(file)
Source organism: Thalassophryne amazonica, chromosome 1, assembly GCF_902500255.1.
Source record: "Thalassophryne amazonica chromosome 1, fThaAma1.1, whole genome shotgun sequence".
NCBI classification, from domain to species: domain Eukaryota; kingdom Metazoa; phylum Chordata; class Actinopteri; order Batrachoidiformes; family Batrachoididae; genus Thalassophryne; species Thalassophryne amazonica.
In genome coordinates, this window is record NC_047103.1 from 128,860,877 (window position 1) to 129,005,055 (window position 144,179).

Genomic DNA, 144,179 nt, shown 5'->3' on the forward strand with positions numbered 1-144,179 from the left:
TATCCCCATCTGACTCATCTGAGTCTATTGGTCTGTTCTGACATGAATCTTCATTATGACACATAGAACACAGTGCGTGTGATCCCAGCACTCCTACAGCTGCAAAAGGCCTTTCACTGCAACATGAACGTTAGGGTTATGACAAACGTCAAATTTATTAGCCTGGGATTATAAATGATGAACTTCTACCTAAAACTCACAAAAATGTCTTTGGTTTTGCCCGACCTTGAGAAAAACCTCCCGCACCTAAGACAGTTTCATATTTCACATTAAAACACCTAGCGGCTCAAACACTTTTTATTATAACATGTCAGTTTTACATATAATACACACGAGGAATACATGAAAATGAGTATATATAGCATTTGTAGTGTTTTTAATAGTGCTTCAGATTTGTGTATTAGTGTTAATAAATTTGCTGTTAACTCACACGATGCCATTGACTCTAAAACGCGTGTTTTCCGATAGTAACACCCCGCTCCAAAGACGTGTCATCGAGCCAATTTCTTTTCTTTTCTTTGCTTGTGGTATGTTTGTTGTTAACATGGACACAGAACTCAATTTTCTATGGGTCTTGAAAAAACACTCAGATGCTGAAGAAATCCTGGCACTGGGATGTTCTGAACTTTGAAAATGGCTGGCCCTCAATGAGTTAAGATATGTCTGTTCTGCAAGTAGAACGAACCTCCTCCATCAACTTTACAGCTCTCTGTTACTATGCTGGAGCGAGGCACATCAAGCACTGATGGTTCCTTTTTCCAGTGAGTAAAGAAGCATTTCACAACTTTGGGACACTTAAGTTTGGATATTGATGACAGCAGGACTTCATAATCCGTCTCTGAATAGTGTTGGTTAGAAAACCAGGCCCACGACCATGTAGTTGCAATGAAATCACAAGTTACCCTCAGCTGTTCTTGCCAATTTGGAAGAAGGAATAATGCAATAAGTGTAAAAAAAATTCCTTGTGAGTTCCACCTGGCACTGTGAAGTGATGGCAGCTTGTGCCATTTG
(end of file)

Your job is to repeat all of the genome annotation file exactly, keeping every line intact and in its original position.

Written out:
Source organism: Thalassophryne amazonica, chromosome 1, assembly GCF_902500255.1.
Source record: "Thalassophryne amazonica chromosome 1, fThaAma1.1, whole genome shotgun sequence".
NCBI classification, from domain to species: domain Eukaryota; kingdom Metazoa; phylum Chordata; class Actinopteri; order Batrachoidiformes; family Batrachoididae; genus Thalassophryne; species Thalassophryne amazonica.
In genome coordinates, this window is record NC_047103.1 from 128,860,877 (window position 1) to 129,005,055 (window position 144,179).

Genomic DNA, 144,179 nt, shown 5'->3' on the forward strand with positions numbered 1-144,179 from the left:
TATCCCCATCTGACTCATCTGAGTCTATTGGTCTGTTCTGACATGAATCTTCATTATGACACATAGAACACAGTGCGTGTGATCCCAGCACTCCTACAGCTGCAAAAGGCCTTTCACTGCAACATGAACGTTAGGGTTATGACAAACGTCAAATTTATTAGCCTGGGATTATAAATGATGAACTTCTACCTAAAACTCACAAAAATGTCTTTGGTTTTGCCCGACCTTGAGAAAAACCTCCCGCACCTAAGACAGTTTCATATTTCACATTAAAACACCTAGCGGCTCAAACACTTTTTATTATAACATGTCAGTTTTACATATAATACACACGAGGAATACATGAAAATGAGTATATATAGCATTTGTAGTGTTTTTAATAGTGCTTCAGATTTGTGTATTAGTGTTAATAAATTTGCTGTTAACTCACACGATGCCATTGACTCTAAAACGCGTGTTTTCCGATAGTAACACCCCGCTCCAAAGACGTGTCATCGAGCCAATTTCTTTTCTTTTCTTTGCTTGTGGTATGTTTGTTGTTAACATGGACACAGAACTCAATTTTCTATGGGTCTTGAAAAAACACTCAGATGCTGAAGAAATCCTGGCACTGGGATGTTCTGAACTTTGAAAATGGCTGGCCCTCAATGAGTTAAGATATGTCTGTTCTGCAAGTAGAACGAACCTCCTCCATCAACTTTACAGCTCTCTGTTACTATGCTGGAGCGAGGCACATCAAGCACTGATGGTTCCTTTTTCCAGTGAGTAAAGAAGCATTTCACAACTTTGGGACACTTAAGTTTGGATATTGATGACAGCAGGACTTCATAATCCGTCTCTGAATAGTGTTGGTTAGAAAACCAGGCCCACGACCATGTAGTTGCAATGAAATCACAAGTTACCCTCAGCTGTTCTTGCCAATTTGGAAGAAGGAATAATGCAATAAGTGTAAAAAAAATTCCTTGTGAGTTCCACCTGGCACTGTGAAGTGATGGCAGCTTGTGCCATTTG